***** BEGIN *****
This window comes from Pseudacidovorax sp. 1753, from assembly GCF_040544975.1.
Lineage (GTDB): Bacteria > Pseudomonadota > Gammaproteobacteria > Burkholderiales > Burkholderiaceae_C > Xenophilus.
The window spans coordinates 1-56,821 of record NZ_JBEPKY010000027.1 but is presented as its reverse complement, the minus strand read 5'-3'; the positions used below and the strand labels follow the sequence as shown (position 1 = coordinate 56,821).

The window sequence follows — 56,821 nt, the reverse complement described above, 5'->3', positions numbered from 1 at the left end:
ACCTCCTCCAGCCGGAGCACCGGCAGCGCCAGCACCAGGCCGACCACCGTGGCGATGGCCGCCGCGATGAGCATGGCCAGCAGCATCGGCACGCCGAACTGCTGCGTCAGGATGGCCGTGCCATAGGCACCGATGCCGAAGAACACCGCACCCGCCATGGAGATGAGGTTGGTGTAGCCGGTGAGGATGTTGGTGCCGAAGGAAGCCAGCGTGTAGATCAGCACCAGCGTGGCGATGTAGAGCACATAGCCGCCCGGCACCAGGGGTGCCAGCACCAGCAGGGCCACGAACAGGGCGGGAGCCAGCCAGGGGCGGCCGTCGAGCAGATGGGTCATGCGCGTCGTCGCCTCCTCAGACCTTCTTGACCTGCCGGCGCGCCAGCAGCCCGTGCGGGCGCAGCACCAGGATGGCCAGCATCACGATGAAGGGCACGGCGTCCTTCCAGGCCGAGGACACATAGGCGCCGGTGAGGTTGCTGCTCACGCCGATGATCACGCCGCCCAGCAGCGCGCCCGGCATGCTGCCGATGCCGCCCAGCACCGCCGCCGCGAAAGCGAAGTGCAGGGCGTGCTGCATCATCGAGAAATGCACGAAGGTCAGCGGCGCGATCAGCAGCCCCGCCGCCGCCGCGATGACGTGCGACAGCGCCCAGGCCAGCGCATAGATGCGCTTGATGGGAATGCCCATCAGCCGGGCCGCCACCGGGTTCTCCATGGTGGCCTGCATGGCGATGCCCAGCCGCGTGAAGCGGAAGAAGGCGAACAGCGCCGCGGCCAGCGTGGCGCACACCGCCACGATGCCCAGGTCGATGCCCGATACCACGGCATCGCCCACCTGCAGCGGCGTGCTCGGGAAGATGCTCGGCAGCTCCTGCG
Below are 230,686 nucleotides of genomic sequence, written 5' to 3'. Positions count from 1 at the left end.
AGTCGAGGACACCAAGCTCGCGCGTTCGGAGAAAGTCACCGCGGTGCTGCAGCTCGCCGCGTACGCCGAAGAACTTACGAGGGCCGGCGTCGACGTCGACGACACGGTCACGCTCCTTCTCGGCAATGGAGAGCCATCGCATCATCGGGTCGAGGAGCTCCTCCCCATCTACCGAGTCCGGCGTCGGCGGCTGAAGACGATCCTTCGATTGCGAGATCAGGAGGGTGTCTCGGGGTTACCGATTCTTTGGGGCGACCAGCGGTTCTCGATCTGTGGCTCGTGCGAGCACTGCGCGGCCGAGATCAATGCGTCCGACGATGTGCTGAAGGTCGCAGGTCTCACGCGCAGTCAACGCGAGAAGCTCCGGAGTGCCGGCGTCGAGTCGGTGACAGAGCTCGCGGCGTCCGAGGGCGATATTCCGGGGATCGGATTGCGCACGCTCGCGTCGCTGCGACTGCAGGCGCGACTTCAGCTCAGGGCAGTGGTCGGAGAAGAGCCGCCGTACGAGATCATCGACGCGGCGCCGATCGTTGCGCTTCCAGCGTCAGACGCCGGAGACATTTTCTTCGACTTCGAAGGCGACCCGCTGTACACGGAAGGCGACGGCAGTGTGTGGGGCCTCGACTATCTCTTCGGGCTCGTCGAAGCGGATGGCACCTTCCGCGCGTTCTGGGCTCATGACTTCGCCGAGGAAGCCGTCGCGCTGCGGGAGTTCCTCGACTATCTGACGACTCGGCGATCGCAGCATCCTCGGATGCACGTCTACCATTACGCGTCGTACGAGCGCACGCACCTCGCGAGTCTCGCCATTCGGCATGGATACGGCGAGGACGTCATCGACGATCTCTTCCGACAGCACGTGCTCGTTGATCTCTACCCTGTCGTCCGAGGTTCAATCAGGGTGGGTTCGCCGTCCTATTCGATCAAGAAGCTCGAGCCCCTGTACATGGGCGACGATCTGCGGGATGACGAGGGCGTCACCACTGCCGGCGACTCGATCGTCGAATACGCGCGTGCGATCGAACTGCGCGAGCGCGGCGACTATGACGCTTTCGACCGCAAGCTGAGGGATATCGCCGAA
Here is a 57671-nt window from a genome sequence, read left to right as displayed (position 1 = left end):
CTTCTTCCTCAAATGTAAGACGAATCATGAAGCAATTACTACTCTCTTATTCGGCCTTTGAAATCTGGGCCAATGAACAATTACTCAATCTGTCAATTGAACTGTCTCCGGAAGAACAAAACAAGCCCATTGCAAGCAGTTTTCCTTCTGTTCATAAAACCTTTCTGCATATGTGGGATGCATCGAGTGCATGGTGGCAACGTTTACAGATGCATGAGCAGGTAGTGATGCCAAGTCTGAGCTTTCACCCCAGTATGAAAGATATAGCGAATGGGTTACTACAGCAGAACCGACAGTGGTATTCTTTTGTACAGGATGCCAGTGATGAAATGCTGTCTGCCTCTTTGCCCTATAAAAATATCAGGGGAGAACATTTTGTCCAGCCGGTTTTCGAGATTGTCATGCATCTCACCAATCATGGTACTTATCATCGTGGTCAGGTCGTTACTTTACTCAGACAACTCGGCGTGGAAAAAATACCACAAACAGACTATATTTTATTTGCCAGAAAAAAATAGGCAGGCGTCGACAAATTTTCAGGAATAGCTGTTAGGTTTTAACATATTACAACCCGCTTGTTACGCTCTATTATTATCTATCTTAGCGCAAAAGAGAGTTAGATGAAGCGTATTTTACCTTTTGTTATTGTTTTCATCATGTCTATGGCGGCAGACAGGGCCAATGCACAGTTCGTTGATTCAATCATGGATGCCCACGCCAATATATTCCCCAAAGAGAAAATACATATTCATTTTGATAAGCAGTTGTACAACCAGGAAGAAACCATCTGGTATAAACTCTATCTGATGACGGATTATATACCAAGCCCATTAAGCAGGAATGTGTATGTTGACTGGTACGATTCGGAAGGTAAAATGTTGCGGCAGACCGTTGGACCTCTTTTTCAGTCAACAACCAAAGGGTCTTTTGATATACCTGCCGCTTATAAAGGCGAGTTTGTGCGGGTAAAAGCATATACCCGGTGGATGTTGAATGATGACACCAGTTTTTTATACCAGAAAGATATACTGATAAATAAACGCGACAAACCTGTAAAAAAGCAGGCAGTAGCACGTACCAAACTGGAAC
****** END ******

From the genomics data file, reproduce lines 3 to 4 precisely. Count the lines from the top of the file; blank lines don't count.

The window spans coordinates 1-56,821 of record NZ_JBEPKY010000027.1 but is presented as its reverse complement, the minus strand read 5'-3'; the positions used below and the strand labels follow the sequence as shown (position 1 = coordinate 56,821).

The window sequence follows — 56,821 nt, the reverse complement described above, 5'->3', positions numbered from 1 at the left end: